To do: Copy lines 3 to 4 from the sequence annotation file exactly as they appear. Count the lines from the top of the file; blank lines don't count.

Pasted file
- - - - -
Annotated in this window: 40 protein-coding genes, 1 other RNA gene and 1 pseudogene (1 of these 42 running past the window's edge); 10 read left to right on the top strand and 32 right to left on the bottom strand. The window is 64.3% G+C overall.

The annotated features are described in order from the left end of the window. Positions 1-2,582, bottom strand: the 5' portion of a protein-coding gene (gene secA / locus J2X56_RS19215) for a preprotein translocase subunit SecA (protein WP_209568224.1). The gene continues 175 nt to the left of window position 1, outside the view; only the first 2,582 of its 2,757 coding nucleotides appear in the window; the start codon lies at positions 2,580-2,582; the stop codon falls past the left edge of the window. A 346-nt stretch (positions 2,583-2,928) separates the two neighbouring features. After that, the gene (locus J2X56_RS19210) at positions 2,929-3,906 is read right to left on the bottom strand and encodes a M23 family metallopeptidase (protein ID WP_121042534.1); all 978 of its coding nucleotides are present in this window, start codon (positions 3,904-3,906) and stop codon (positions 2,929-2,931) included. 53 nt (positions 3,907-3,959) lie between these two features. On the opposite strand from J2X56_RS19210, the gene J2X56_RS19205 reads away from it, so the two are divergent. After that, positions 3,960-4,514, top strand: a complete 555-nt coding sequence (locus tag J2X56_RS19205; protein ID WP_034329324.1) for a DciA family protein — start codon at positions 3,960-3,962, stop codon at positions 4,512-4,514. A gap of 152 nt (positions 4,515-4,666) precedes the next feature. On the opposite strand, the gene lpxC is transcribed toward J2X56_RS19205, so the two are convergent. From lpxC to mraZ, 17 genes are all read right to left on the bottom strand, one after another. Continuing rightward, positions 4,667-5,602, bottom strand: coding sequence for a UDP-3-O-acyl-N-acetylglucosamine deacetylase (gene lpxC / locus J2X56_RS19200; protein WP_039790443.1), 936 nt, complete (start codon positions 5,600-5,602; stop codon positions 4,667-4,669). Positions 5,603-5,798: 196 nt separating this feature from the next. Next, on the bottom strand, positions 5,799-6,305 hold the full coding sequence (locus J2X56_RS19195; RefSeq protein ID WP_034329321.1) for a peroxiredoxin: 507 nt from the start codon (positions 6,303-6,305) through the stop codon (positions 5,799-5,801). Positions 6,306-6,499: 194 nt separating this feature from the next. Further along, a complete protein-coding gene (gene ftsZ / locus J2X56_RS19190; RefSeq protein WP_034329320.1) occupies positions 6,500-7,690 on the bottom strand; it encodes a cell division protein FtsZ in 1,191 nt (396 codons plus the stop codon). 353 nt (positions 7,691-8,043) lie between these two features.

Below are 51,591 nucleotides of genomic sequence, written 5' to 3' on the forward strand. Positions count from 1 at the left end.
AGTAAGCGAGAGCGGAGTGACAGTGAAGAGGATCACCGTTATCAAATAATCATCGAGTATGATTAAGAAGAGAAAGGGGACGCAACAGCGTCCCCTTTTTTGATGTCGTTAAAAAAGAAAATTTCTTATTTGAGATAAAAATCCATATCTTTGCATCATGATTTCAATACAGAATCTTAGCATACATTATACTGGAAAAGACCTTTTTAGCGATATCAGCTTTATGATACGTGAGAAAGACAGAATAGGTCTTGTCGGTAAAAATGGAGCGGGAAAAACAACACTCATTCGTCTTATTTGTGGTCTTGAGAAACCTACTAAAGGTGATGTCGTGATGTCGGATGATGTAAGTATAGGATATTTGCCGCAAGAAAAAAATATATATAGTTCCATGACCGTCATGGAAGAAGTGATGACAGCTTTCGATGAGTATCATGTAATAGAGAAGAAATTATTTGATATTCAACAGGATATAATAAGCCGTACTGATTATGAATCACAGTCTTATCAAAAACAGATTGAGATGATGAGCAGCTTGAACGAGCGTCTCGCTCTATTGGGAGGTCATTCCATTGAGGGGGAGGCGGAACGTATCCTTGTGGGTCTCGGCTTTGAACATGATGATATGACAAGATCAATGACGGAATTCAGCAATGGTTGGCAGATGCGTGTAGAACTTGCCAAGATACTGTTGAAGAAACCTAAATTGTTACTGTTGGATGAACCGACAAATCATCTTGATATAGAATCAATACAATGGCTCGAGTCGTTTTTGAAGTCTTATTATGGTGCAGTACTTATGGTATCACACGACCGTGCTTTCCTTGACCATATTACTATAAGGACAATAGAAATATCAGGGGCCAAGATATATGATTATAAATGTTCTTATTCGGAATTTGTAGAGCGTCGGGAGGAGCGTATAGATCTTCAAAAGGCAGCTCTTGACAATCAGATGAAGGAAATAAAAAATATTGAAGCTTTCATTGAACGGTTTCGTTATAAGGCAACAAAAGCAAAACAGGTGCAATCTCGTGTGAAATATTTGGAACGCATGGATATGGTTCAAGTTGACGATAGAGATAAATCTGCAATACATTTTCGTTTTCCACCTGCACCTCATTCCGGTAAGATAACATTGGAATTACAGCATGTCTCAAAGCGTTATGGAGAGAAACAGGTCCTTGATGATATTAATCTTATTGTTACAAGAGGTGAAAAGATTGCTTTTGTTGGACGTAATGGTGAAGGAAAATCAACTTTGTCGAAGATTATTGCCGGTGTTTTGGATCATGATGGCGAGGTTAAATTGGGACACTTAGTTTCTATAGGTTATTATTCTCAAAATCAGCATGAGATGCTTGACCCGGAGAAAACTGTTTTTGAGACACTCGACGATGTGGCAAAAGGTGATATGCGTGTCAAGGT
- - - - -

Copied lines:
Below are 51,591 nucleotides of genomic sequence, written 5' to 3' on the forward strand. Positions count from 1 at the left end.
AGTAAGCGAGAGCGGAGTGACAGTGAAGAGGATCACCGTTATCAAATAATCATCGAGTATGATTAAGAAGAGAAAGGGGACGCAACAGCGTCCCCTTTTTTGATGTCGTTAAAAAAGAAAATTTCTTATTTGAGATAAAAATCCATATCTTTGCATCATGATTTCAATACAGAATCTTAGCATACATTATACTGGAAAAGACCTTTTTAGCGATATCAGCTTTATGATACGTGAGAAAGACAGAATAGGTCTTGTCGGTAAAAATGGAGCGGGAAAAACAACACTCATTCGTCTTATTTGTGGTCTTGAGAAACCTACTAAAGGTGATGTCGTGATGTCGGATGATGTAAGTATAGGATATTTGCCGCAAGAAAAAAATATATATAGTTCCATGACCGTCATGGAAGAAGTGATGACAGCTTTCGATGAGTATCATGTAATAGAGAAGAAATTATTTGATATTCAACAGGATATAATAAGCCGTACTGATTATGAATCACAGTCTTATCAAAAACAGATTGAGATGATGAGCAGCTTGAACGAGCGTCTCGCTCTATTGGGAGGTCATTCCATTGAGGGGGAGGCGGAACGTATCCTTGTGGGTCTCGGCTTTGAACATGATGATATGACAAGATCAATGACGGAATTCAGCAATGGTTGGCAGATGCGTGTAGAACTTGCCAAGATACTGTTGAAGAAACCTAAATTGTTACTGTTGGATGAACCGACAAATCATCTTGATATAGAATCAATACAATGGCTCGAGTCGTTTTTGAAGTCTTATTATGGTGCAGTACTTATGGTATCACACGACCGTGCTTTCCTTGACCATATTACTATAAGGACAATAGAAATATCAGGGGCCAAGATATATGATTATAAATGTTCTTATTCGGAATTTGTAGAGCGTCGGGAGGAGCGTATAGATCTTCAAAAGGCAGCTCTTGACAATCAGATGAAGGAAATAAAAAATATTGAAGCTTTCATTGAACGGTTTCGTTATAAGGCAACAAAAGCAAAACAGGTGCAATCTCGTGTGAAATATTTGGAACGCATGGATATGGTTCAAGTTGACGATAGAGATAAATCTGCAATACATTTTCGTTTTCCACCTGCACCTCATTCCGGTAAGATAACATTGGAATTACAGCATGTCTCAAAGCGTTATGGAGAGAAACAGGTCCTTGATGATATTAATCTTATTGTTACAAGAGGTGAAAAGATTGCTTTTGTTGGACGTAATGGTGAAGGAAAATCAACTTTGTCGAAGATTATTGCCGGTGTTTTGGATCATGATGGCGAGGTTAAATTGGGACACTTAGTTTCTATAGGTTATTATTCTCAAAATCAGCATGAGATGCTTGACCCGGAGAAAACTGTTTTTGAGACACTCGACGATGTGGCAAAAGGTGATATGCGTGTCAAGGT